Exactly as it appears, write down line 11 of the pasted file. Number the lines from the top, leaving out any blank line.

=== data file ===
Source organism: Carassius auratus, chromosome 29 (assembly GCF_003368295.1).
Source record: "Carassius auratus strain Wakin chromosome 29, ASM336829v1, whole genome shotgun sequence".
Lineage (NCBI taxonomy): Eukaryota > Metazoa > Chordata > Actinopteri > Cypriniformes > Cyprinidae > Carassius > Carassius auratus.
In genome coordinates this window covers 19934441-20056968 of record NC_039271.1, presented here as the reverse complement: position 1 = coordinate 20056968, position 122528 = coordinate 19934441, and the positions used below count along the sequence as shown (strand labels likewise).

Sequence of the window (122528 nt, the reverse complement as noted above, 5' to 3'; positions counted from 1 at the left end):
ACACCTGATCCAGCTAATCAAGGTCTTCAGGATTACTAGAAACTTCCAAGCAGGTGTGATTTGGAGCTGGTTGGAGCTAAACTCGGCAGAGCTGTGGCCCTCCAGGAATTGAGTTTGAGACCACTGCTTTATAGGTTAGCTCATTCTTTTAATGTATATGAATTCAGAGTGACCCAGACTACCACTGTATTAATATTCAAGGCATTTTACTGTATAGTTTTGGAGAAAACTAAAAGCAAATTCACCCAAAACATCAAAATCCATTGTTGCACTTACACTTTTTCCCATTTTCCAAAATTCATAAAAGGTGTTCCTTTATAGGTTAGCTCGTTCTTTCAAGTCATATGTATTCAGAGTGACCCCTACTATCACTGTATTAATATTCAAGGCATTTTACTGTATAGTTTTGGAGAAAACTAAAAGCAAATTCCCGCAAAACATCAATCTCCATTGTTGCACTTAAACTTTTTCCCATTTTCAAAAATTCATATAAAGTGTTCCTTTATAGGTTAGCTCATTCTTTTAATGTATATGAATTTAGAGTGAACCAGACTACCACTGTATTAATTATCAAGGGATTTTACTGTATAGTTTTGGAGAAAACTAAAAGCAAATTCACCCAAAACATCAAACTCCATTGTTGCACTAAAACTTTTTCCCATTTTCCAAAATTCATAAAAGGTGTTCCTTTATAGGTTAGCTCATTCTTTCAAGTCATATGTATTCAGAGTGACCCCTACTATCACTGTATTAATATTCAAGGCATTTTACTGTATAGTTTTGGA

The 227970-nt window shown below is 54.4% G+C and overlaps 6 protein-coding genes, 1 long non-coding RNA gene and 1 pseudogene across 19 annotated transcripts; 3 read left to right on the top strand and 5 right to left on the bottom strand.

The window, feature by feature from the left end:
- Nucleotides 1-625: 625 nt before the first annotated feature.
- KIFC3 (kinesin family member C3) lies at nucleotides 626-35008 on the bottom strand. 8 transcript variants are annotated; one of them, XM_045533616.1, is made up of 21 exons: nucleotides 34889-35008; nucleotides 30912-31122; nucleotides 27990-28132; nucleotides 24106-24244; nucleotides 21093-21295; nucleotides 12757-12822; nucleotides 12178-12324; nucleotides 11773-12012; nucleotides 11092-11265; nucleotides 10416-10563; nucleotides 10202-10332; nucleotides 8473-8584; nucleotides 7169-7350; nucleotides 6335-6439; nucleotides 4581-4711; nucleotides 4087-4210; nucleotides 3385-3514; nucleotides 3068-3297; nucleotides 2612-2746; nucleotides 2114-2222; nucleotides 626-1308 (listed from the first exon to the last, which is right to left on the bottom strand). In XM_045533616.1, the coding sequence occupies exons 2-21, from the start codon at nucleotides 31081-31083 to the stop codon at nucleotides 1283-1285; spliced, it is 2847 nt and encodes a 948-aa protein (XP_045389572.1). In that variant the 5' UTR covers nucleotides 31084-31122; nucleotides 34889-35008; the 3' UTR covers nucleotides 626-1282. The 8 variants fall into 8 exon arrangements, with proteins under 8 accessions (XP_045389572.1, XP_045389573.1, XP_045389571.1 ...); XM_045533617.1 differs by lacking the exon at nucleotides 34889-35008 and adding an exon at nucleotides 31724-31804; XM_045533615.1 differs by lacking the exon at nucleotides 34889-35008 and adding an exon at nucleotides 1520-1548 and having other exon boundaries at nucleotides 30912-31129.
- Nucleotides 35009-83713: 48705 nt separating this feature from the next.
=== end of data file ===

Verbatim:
- Nucleotides 35009-83713: 48705 nt separating this feature from the next.